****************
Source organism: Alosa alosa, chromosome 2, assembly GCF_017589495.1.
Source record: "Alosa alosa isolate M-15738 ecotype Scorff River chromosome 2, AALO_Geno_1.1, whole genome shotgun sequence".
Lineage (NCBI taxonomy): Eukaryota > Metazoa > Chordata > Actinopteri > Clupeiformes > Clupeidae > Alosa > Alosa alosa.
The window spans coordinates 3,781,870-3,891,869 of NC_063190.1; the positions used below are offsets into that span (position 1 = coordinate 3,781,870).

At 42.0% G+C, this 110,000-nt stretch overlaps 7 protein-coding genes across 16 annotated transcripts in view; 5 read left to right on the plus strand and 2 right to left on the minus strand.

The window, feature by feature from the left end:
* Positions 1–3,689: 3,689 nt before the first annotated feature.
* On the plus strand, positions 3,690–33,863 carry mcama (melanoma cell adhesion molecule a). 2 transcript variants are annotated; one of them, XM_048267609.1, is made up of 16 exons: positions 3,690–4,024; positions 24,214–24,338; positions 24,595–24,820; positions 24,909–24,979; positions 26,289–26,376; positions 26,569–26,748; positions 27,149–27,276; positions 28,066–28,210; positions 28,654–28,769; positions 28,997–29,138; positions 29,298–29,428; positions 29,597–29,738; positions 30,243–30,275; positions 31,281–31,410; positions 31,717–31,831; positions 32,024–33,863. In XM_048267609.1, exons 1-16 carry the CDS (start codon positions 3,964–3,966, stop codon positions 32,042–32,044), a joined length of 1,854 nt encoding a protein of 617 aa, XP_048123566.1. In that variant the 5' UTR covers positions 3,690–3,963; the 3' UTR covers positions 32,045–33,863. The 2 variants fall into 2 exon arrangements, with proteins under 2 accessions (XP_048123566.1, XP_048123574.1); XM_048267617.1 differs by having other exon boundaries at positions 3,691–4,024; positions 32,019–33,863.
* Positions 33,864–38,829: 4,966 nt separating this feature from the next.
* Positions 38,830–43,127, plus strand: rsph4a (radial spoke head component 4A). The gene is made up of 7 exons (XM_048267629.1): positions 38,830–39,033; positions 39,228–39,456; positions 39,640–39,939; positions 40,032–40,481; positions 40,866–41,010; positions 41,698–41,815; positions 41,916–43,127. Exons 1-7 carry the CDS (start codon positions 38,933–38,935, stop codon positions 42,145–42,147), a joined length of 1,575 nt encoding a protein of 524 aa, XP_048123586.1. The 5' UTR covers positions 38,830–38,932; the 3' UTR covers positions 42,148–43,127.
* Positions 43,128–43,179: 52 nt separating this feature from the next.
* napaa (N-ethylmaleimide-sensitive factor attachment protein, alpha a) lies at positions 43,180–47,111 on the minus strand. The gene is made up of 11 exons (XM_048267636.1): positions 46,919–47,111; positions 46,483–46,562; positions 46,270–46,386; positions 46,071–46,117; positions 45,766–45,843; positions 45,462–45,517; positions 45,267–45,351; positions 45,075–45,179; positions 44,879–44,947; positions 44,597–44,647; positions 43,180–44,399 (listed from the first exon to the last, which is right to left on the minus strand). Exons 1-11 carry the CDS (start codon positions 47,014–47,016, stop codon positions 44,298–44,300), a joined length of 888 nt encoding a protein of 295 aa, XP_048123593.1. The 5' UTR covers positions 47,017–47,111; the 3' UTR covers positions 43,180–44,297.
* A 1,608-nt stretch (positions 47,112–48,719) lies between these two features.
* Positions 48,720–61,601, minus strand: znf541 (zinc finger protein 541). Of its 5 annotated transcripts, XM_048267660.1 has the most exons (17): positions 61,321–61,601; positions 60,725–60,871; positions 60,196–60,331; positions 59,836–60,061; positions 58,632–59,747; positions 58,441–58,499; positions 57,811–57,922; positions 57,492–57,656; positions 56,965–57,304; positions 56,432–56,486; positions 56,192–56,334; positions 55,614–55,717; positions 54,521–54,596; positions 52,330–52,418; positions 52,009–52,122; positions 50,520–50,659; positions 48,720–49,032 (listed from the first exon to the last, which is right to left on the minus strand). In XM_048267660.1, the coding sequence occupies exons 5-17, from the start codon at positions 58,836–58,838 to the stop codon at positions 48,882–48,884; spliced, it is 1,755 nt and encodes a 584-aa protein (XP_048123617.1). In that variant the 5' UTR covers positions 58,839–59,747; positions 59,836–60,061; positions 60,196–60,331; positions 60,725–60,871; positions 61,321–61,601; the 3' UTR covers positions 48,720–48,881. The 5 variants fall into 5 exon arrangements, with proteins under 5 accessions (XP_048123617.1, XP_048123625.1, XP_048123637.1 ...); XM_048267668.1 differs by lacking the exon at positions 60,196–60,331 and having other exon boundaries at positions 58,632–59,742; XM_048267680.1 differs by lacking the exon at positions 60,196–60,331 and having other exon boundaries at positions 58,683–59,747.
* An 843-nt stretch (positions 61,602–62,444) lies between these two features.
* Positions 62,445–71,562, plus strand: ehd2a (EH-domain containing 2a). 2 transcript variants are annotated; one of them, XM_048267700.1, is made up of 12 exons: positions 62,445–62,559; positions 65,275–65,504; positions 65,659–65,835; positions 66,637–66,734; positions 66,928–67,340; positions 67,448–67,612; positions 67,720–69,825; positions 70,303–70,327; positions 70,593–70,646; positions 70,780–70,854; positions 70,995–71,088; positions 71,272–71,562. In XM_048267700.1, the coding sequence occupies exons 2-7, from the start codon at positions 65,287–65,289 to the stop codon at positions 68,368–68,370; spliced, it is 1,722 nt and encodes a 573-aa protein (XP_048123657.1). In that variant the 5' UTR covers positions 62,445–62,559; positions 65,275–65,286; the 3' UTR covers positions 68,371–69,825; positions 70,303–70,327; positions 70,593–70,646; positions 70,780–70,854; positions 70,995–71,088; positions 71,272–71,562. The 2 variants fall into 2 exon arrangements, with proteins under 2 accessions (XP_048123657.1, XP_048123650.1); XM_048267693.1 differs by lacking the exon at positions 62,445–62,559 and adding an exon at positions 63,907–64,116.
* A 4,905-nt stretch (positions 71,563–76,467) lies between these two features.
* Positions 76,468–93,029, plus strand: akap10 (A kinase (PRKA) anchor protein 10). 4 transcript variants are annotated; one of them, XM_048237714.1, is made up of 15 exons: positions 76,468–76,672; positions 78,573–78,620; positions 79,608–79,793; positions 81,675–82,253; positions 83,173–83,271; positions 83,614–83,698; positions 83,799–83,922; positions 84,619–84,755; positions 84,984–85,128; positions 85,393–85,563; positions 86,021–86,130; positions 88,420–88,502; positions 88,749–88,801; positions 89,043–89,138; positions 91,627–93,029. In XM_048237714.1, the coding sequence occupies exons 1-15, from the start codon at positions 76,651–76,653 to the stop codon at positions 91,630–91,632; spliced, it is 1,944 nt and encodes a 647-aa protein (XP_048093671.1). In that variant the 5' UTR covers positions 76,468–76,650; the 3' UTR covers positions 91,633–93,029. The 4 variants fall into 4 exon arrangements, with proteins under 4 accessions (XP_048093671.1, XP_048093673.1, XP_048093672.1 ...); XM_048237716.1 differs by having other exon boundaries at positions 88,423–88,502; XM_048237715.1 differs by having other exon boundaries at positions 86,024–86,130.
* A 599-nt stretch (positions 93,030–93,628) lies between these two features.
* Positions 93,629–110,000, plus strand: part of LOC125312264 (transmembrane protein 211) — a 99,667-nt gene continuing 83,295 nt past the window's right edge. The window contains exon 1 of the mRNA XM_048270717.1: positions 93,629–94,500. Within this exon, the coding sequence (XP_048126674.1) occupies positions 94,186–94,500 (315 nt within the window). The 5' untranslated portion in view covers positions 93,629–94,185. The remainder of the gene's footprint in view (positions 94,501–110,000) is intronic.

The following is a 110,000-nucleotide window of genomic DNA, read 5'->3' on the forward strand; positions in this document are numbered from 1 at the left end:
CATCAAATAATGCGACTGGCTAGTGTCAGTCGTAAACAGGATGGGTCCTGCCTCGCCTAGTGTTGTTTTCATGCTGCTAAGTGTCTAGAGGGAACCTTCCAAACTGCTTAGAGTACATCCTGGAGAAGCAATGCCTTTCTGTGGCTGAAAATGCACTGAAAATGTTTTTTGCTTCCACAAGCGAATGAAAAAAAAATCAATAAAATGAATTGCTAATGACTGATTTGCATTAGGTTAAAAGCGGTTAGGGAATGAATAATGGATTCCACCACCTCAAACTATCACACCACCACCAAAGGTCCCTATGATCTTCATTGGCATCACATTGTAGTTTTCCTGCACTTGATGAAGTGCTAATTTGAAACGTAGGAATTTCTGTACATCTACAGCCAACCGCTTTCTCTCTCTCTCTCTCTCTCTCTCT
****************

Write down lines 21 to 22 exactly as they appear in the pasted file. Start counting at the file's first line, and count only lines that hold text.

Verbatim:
The following is a 110,000-nucleotide window of genomic DNA, read 5'->3' on the forward strand; positions in this document are numbered from 1 at the left end:
CATCAAATAATGCGACTGGCTAGTGTCAGTCGTAAACAGGATGGGTCCTGCCTCGCCTAGTGTTGTTTTCATGCTGCTAAGTGTCTAGAGGGAACCTTCCAAACTGCTTAGAGTACATCCTGGAGAAGCAATGCCTTTCTGTGGCTGAAAATGCACTGAAAATGTTTTTTGCTTCCACAAGCGAATGAAAAAAAAATCAATAAAATGAATTGCTAATGACTGATTTGCATTAGGTTAAAAGCGGTTAGGGAATGAATAATGGATTCCACCACCTCAAACTATCACACCACCACCAAAGGTCCCTATGATCTTCATTGGCATCACATTGTAGTTTTCCTGCACTTGATGAAGTGCTAATTTGAAACGTAGGAATTTCTGTACATCTACAGCCAACCGCTTTCTCTCTCTCTCTCTCTCTCTCTCT